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  • br Does ambulatory monitoring prevent HF decompensation Whil

    2019-04-15


    Does ambulatory monitoring prevent HF decompensation? While vigilant monitoring of symptoms and signs (and BNP levels) is useful, it does not guarantee the accurate prediction of ADHF. On the other hand, frequent monitoring of some of these signs and symptoms and the use of external physiological (and implantable) data have been tested. A meta-analysis of both cohort (2354 patients) and randomized trials (6258 patients) [10], with 6–12 months of follow-up revealed a significantly lower rate of deaths and hospitalizations in patients receiving BNP-guided therapy than in those receiving conventional therapy. The Cochrane Database Systematic Review [11] examined 25 studies and 5 abstracts and has suggested that telephonic support and telemonitoring are effective in reducing all-cause mortality, HF-related hospitalization, and treatment cost; improving the QOL; and increasing the frequency of evidence-based prescription. The Randomized Trial of Phone Intervention in Chronic HF (DIAL) trial [12] randomized 1518 outpatients to either nurse-led, telephone-based intervention or conventional treatment. Weight, diet, and medication compliance were monitored, and nurse specialists adjusted the diuretics doses according to certain specified criteria. Patients were instructed to call 3 times at a frequency of once every 14 days and, thereafter, at a frequency depending on the severity of HF. This protracted study followed the patients for up to 3 years after trial completion. The primary endpoint (death or HF-related hospitalization) was lower in the intervention than in the conventional arm, with the main benefit being a hedgehog pathway in hospitalization (28.5% versus 35.1%, at 3 years). An educational effect and adherent to the above 3 supervised areas were considered the main reasons for improvement. The Telemedical Interventional Monitoring in HF (TIM-HF) trial [13] also randomized stable Class II or III HF patients with a history of HF-related hospitalization during the last 2 years to either conventional care or remote data monitoring (ECG, blood pressure, and body weight); the latter involved the transference of the collected data via a personal digital assistant to the monitoring center daily, followed by physician-led response. Over a median follow-up period of 26 months, there was no difference in the frequency of HF-related hospitalization or death, nor in the overall QOL score. However, physical functioning improved. The study documented an 81% compliance in ≥70% daily transmission of data. The Telemonitoring in Patients with HF (TELE-HF) trial [14] randomized 1653 patients who were recently admitted with ADHF. Daily telephone-based interactive voice-response systems on symptoms and weight were reviewed by the patients\' physicians. At the end of 180 days, there was no significant difference in the primary endpoint of death and HF-related hospitalization between the telephone-based intervention group and the conventional care group (52.3% versus 51.5%, respectively). Again, this study shows only a 55.1% adherence to interventional therapy at the end of 26 weeks among the 85.6% of patients who made at least 1 call.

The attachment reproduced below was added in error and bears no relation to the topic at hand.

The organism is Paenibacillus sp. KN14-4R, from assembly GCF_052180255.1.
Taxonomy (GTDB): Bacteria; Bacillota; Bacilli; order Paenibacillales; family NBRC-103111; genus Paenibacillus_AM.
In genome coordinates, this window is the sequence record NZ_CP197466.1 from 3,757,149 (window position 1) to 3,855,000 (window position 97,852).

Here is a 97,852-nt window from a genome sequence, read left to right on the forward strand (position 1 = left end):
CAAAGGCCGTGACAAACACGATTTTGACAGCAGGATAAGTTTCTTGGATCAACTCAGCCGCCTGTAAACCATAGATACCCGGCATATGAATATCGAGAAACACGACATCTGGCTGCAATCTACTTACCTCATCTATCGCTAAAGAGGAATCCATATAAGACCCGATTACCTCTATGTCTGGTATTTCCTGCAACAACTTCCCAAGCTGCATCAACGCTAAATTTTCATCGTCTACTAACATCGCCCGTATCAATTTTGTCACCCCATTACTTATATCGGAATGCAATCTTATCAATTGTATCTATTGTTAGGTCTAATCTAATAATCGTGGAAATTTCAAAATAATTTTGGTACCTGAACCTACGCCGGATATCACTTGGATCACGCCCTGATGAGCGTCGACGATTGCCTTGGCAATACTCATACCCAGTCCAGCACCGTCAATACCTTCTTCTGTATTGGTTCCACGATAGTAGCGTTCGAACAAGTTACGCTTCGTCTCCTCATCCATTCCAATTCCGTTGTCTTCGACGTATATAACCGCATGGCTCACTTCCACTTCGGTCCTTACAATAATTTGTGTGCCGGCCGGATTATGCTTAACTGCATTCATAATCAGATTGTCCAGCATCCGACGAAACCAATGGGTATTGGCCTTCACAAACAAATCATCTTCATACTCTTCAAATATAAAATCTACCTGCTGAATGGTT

Monitoring of pathophysiological changes in HF Three possible pathophysiological areas for HF monitoring can be defined: monitoring of electrical remodeling, mechanical remodeling, and neurohormonal changes occurring with HF (Table 1). Electrical remodeling in either the atrium or ventricle will result in changes in the normal automaticity, conduction properties, and refractory period and predisposition to atrial fibrillation (AF) and ventricular tachyarrhythmias. The occurrence of arrhythmias is routinely monitored and treated by CIED, both by pacing and defibrillation. The effective refractory period (ERP) can be monitored by physician-activated electrical stimulation through a programmer. Intra- and inter-chamber conduction timings in HF are important; progressive PR and QRS duration prolongation occur with a worsening of HF [15]. A wide LBBB QRS complex is associated with ventricular dyssynchrony and impairs LV function.